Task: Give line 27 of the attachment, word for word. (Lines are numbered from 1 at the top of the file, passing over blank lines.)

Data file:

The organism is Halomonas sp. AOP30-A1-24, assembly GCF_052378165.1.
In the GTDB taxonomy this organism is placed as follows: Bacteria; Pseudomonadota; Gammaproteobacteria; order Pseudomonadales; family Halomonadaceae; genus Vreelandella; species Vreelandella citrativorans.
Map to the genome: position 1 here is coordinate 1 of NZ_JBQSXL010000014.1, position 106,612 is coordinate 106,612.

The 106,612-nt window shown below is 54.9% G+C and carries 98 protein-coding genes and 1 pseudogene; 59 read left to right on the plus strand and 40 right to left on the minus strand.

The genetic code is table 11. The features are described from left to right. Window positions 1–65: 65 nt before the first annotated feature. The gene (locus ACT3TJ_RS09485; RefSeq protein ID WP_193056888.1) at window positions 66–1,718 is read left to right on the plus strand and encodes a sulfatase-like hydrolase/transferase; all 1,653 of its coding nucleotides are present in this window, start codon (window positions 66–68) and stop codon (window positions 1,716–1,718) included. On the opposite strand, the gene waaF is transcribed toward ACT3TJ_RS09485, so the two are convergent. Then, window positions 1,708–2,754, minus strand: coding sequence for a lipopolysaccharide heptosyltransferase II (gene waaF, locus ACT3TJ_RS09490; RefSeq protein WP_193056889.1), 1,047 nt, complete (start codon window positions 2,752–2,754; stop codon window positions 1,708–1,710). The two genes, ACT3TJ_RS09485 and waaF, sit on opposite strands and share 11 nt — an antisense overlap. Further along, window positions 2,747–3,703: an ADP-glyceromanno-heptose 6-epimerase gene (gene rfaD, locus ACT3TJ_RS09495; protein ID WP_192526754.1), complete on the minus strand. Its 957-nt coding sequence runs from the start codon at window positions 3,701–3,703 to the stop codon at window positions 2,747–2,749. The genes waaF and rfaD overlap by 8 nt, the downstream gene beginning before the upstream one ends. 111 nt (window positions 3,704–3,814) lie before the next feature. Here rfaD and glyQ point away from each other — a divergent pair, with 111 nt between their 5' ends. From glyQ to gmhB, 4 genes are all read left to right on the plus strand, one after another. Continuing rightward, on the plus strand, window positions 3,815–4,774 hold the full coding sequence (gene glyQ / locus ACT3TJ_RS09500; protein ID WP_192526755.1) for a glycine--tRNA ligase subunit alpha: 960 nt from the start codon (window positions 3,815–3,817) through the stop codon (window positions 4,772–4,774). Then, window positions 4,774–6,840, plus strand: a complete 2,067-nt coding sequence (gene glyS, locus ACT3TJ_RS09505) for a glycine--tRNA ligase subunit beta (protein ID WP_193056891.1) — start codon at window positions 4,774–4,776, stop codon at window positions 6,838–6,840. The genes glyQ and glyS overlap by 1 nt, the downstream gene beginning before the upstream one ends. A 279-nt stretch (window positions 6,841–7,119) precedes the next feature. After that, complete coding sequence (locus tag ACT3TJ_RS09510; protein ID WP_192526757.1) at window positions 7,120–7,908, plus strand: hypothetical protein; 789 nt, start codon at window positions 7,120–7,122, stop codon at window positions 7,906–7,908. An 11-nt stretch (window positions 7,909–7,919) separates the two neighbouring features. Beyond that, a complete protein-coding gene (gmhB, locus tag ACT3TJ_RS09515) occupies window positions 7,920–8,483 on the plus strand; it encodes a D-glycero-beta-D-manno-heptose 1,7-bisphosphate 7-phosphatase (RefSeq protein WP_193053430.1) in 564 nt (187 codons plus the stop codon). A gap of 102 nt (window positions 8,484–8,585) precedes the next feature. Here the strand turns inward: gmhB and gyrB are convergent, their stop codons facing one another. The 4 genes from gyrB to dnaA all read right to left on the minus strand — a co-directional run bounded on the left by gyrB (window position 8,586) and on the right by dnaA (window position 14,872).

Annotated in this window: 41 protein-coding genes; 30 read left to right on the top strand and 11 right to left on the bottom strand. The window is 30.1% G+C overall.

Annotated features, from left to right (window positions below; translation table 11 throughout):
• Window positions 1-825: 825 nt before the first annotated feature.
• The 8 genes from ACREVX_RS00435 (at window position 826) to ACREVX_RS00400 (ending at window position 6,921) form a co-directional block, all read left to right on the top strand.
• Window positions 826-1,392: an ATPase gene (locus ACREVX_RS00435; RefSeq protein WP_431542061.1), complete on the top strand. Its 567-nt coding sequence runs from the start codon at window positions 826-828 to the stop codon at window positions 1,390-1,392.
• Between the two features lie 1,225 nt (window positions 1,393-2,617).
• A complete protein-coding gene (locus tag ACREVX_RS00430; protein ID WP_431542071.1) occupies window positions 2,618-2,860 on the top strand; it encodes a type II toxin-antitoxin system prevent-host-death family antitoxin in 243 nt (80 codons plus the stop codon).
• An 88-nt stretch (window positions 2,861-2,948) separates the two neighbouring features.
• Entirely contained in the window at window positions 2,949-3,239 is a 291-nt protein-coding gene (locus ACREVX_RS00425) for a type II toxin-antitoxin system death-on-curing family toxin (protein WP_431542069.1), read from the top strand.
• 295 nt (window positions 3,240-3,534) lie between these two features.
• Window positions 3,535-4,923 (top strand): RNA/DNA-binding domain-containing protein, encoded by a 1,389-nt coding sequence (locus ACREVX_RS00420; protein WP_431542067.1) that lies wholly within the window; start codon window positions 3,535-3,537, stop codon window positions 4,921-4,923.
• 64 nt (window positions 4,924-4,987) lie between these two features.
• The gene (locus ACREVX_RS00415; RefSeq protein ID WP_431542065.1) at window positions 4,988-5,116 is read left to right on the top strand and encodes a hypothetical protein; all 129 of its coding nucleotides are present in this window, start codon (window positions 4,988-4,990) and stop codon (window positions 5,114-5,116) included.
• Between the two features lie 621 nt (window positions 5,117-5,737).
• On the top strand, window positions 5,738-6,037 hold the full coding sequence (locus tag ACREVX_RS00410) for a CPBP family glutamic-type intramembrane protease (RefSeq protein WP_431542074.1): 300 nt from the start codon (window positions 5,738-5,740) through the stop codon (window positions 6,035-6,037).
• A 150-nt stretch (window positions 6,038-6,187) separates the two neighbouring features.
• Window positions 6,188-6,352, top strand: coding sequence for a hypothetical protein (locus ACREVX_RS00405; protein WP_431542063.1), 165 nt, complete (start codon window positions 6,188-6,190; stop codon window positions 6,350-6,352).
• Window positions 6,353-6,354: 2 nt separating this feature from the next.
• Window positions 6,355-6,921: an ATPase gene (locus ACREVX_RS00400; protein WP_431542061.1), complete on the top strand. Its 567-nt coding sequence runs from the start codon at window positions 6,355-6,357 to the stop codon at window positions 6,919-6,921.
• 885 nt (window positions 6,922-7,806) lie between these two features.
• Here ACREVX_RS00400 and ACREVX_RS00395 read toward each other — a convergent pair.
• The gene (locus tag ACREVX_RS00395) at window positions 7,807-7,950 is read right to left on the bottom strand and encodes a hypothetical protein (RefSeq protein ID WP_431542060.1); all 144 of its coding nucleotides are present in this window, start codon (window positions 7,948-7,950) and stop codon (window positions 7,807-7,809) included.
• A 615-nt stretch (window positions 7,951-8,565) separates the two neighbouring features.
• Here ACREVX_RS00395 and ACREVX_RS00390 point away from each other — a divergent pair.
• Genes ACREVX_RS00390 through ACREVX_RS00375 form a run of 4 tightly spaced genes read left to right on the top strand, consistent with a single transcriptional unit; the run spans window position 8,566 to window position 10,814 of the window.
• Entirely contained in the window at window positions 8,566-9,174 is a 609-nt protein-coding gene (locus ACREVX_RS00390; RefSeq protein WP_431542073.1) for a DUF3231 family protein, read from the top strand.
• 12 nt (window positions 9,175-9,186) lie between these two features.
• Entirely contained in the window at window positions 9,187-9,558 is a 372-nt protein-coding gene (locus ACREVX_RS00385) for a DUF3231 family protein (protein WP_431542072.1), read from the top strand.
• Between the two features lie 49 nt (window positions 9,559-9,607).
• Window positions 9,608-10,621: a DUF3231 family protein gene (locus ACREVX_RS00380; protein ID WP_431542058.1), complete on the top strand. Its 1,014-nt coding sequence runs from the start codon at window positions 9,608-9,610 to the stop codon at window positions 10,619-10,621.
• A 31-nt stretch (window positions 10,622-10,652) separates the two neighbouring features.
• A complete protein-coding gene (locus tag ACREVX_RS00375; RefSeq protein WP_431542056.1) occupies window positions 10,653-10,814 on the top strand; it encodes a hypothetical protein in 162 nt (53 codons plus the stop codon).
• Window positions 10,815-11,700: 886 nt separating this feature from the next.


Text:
• The gene (locus tag ACREVX_RS00395) at window positions 7,807-7,950 is read right to left on the bottom strand and encodes a hypothetical protein (RefSeq protein ID WP_431542060.1); all 144 of its coding nucleotides are present in this window, start codon (window positions 7,948-7,950) and stop codon (window positions 7,807-7,809) included.